Humphrys said that Israel would reject ”an independent and transparent investigation,” which is what Gunness is calling for - because "the international community hates us because we’re Israel”.  Although Humphrys made that claim sound far-fetched and a bit ridiculous, it was probably the most accurate assessment of reality that we heard during the whole conversation.

Next, Tom Bateman was brought in to tell us what the Israelis are saying about the situation, and he took up the offer - literally -  sprinkling his summary of recent events with the qualifier “Israel says”, which is the BBC’s unsubtle way planting seeds of doubt about Israel’s account of an incident and  dissociating their opinion from Israel’s at the same time.

Shortly before the end of the programme - I think it was the penultimate item, they again played a part of Chris Gunness’s speech - the bit in which he invites the listener to “imagine”. It’s a recording, so there was no chance to interact with or further challenge the speaker.However, Justin Webb got to do that with Lt-Col Peter Lerner. Without feeling the need to ask the listeners to imagine anything, he stated that Israel has been subjected to over two hundred rockets and mortars launched from Gaza.
So, let’s use the ‘imagine’ scenario for ourselves. Imagine you’re living in an Israeli town or kibbutz near the Gaza border.  Imagine hearing the chilling sound of a siren at any time of the day or night, knowing you have just a few seconds to rush your family into a bomb shelter.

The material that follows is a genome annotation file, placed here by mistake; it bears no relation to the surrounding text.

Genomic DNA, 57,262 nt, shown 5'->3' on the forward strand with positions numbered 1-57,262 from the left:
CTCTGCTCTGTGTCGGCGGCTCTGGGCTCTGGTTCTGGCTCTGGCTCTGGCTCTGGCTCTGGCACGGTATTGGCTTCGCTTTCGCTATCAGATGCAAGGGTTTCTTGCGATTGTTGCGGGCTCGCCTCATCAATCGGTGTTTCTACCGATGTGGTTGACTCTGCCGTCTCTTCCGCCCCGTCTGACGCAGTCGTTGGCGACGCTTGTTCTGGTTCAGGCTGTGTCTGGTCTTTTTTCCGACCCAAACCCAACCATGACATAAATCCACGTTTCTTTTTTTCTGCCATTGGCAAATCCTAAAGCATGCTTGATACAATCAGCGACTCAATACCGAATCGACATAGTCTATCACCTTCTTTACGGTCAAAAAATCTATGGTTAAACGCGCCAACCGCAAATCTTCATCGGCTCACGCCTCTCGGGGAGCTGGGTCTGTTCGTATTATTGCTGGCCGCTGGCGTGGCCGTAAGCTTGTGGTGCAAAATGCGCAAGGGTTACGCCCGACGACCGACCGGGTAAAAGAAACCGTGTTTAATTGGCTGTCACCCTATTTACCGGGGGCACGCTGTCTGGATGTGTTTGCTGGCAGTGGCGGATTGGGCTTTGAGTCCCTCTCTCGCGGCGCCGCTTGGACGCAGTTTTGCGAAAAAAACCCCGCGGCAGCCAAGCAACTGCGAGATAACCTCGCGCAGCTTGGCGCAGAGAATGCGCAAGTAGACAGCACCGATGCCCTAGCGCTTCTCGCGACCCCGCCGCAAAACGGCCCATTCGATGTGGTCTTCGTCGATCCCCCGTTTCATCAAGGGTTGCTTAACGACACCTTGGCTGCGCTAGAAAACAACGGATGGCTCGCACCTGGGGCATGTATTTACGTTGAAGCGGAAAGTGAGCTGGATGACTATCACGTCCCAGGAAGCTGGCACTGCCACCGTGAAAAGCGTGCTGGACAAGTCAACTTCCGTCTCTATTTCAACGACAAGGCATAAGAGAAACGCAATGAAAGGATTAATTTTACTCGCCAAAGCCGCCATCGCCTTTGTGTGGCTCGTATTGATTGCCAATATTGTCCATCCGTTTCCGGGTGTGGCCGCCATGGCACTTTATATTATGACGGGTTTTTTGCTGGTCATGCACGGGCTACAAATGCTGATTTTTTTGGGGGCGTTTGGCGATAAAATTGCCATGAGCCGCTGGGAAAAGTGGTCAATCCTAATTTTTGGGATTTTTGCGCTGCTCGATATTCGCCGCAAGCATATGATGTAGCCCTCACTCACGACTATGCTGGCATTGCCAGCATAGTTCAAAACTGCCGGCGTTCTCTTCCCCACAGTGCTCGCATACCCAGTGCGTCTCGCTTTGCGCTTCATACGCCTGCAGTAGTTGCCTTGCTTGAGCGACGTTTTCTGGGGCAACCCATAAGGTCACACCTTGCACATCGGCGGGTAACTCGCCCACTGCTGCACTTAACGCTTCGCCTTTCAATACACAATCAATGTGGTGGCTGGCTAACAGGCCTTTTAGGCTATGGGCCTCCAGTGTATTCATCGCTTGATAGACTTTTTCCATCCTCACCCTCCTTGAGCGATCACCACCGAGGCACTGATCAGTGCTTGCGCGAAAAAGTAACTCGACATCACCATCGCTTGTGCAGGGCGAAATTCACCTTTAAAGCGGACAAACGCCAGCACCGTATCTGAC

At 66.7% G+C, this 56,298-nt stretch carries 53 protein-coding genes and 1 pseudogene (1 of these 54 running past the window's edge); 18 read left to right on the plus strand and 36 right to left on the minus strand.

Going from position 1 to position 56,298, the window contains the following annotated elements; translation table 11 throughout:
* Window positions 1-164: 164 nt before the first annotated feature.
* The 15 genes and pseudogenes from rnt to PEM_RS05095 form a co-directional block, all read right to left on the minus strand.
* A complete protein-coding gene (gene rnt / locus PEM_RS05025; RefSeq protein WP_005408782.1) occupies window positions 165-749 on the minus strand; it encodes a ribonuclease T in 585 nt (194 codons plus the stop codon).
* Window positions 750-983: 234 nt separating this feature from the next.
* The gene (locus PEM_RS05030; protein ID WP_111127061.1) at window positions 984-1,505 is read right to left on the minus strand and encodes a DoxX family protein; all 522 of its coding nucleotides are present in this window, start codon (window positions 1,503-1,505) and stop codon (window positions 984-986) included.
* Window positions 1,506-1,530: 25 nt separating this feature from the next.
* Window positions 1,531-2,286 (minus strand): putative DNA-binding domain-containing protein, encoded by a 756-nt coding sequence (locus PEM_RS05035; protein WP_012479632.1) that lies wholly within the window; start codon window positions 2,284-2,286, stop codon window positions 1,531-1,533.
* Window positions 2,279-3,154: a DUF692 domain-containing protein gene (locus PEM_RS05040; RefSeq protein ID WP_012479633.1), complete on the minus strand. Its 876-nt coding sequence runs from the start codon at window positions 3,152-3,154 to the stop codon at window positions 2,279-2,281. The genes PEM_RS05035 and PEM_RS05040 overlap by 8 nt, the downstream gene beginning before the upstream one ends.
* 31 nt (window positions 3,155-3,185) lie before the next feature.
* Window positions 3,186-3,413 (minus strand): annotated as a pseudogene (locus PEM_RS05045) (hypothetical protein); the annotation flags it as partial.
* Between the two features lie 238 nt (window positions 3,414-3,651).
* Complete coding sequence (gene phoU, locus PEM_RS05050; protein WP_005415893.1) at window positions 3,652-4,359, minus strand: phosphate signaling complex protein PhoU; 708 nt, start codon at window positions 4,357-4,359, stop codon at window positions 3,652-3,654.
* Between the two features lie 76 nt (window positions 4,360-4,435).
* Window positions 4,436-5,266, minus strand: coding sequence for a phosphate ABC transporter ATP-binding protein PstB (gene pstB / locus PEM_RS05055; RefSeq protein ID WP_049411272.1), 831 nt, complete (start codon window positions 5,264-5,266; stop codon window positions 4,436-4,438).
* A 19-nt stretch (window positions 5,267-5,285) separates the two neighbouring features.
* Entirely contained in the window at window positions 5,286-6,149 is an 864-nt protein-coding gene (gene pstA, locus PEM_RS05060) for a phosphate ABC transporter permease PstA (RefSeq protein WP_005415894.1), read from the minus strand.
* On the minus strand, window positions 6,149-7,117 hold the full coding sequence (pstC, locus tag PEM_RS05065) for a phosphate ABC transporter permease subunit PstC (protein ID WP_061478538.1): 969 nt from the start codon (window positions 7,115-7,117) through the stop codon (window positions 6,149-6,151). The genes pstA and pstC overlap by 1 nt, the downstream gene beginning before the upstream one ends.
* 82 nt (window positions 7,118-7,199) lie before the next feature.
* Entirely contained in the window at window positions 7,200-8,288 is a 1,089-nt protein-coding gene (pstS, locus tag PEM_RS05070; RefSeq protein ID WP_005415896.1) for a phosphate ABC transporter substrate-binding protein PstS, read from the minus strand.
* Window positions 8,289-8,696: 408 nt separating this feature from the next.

That’s enough of that. Justin was keen to put Chris Gunness’s point to Lerner - that killing children “is not a proportionate response”. You cannot allow your ability to defend yourself to be constrained because of your enemy’s cynical exploitation of children was the gist of his reply. If Hamas wanted to protect their children they shouldn’t have placed their facilities in or fired from densely populated areas. They were warned. 

Listen to Peter Learner, listen to Justin Webb’s responses, and note the irritable way he abruptly brought the interview to an end.

Maybe you didn’t realise that hundreds of ‘contraptions’ and incendiary balloons have been launched from Gaza recently, sending families into shelters, scorching acres of farmland and injuring three Israeli civilians. Fire-balloons have scorched 7,500 acres of land in Israel. Admittedly, ”no Israelis have been killed“ or hurt badly enough to satisfy the likes of Mishal Husain when she infamously demanded an unspecified number of Israeli fatalities before considering there was a case for retaliation.

On the BBC’s Middle East web page, there are a series of video reports. One is about ‘terror kites’ and another is titled: “Gaza’s deadliest day of violence” and a there's a particularly one-sided ‘backgrounder’ by Paul Adams called “Gaza, the history behind the anger.

The selective omissions in his narrative are clearly crafted to coax the viewer towards perceiving the Palestinians as victims of a cruel and undeserved injustice. The passive-aggressive undertone implies that Israel is to blame. Here’s a transcription

“What are the people of Gaza so angry about? What would make so many young men risk their lives along the border with Israel? Israel says they are being manipulated and controlled by the militant Islamist group Hamas, but it’s a bit more complicated than that. It’s a strip of land about 40 km long and 10 km wide along the Mediterranean coast between Egypt and Israel. The question of who controls it is complicated. It’s run by the Palestinians but Israel controls almost all the borders.” 
How did we get here? asks the caption.